Wednesday, March 18, 2009

Why review?

Two weeks ago, I read the interesting if somewhat lacking Economist article about online book reviews. It's got some important points but unlike most Economist articles, it probably could have had a little more in the way of depth. Like, say, having actually spoken with Amazon or online reviewers. Still, in the comments, reader Matt Rhodes provides a link to another article that goes into much more depth:
There are a number of reasons people might write a review:
  1. They are paid to do so (as per the recent case of Belkin hiring people to rate their products five star)
  2. They are forced to do so in order to gain some other incentive (TopTable requires you to rate restaurants you have been to in order to gain points for their loyalty scheme)
  3. They write reviews to increase their standing in a community (where, perhaps more reviews give them more credibility or access to more features in the online community)
  4. They write reviews because they want to look good / impressive / intelligent amongst their peers
  5. They write reviews because they had benefit from some and they want others to benefit in the same way from their advice
  6. They write reviews because they have something to say

This concise list looks a little frightening to book reviewers, at least at first. For instance, the concept of writing positive online reviews because somebody paid you: Many online reviewers, bloggers or otherwise, get books for free from publishers. Some see this as a form of "buying off the reviewer" (mild rant here). I occasionally get ARCs but have never written a review that didn't completely and accurately represent my opinions. Still, a few reviewers and bloggers have confessed to occasionally bluffing their reviews because they felt bad about expressing their true opinions.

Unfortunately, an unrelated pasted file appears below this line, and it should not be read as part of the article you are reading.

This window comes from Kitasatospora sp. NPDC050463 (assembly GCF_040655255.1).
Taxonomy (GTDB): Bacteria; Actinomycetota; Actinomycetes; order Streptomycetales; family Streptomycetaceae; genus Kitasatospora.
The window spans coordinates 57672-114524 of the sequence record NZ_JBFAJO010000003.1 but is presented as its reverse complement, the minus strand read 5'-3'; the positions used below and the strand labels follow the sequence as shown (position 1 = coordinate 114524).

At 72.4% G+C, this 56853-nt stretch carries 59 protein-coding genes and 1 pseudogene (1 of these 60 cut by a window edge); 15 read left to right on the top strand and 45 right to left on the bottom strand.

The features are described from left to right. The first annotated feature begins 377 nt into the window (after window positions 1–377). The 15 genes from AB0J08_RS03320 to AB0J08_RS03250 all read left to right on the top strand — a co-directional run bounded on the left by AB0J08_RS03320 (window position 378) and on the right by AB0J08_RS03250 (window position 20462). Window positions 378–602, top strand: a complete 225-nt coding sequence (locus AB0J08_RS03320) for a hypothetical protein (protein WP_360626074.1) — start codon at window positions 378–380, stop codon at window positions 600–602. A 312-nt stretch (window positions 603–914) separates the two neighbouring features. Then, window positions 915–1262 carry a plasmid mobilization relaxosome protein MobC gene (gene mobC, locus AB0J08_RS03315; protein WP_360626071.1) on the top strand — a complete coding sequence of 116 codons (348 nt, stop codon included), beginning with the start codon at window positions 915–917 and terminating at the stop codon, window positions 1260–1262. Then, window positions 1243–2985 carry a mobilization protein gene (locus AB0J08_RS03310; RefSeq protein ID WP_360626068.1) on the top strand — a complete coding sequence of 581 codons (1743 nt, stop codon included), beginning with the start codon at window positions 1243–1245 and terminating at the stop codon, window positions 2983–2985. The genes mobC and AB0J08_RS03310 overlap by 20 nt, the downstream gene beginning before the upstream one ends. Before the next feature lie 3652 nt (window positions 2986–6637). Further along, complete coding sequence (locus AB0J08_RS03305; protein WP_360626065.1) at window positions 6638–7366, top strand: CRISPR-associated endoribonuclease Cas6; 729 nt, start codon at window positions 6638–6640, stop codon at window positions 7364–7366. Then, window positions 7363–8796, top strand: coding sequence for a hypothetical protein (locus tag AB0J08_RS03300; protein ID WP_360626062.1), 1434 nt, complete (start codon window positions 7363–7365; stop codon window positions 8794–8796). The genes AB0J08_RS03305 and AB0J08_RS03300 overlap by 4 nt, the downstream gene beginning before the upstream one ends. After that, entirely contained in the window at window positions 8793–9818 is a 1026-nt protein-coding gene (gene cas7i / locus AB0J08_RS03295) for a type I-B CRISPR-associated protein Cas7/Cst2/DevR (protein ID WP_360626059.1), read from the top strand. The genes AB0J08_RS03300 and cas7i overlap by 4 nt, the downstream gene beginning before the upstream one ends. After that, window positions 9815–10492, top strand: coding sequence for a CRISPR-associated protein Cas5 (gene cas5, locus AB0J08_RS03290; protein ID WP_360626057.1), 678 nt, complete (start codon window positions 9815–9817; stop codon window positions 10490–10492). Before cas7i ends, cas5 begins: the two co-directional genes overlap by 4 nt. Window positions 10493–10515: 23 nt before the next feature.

Yet most of us write reviews because of that last single bullet point, which the article agrees with. Reviews are also deemed important from an economic perspective. The article goes into depth about the effectiveness and importance of leaving reviews better than I can; it's quite interesting. Ultimately, while my 3501th review of "Harry Potter and the Deathly Hallows" (I haven't reviewed it specifically) may not make a profound difference, if it gives me the feeling that it might somehow help one single reader, I've done my job.


  1. If I had any intelligent people among my peers, I might write to impress

    Ok, actually I only review, or blog in general, because I have too much to say and can't stand to see the glazed over look that come into my real life people. Online, I can't see it.

  2. As a reviewer (for print and online outlets), I try to adhere to a straight-forward policy: I do not write negative reviews. In other words, if the book lacks merit and I can find nothing positive to say about it, I take a pass on reviewing it. There are too many good books to spend precious time on the others. I have had editors insist upon a review, even when it was going to be unfavorable, and at that point the editors and I have had meetings of the minds in which my policy prevails. My reasoning for the policy is simple: Readers look to reviews because they are seeking out good books to read, so why tell readers about bad books? To do so is a waste of time for everyone involved.

  3. I agree that I write reviews just to share what I have to say. The free books are just a nice perk.

    Thanks for stopping by my blog to let me know about the order in which to read the Laurie Halse Anderson books. I had no idea that it would make a difference.

  4. I'd bet most book bloggers are like you, and have their hearts in the right place. I'd hate to think that reviews are affected by outside factors. I've had good and bad experiences using consumer reviews for hotels, but I can usually get a good sense of a book if I am familiar with the blogger.
    I disagree with R.T., though. He can save readers a whole lot of heartbreak and wasted time by warning them off a bad book. I'm sure loyal readers who trust his opinion would want that.

  5. That's a great post! I honestly started reviewing books on my blog because I just wanted to blab about the books I was reading and I was driving my husband nuts. I didn't ever think people would actually read them! :)

  6. I write reviews because I want to verbalize my thoughts and hopefully will help other readers decide if a book is right of them. I believe in honest and objective reviews from readers, because many medias have become so biased in their reviews.

  7. My reviews are generally positive, although whether I personally enjoyed a book or not I try to point out the strengths and weaknesses so that others can decide for themselves whether they want to read it.

    Like others have commented, I write reviews partly because I simply love to share my thoughts on what I am reading. I am also pleased to be able to do something (no matter how small and insignificant) to promote books and authors that I like.


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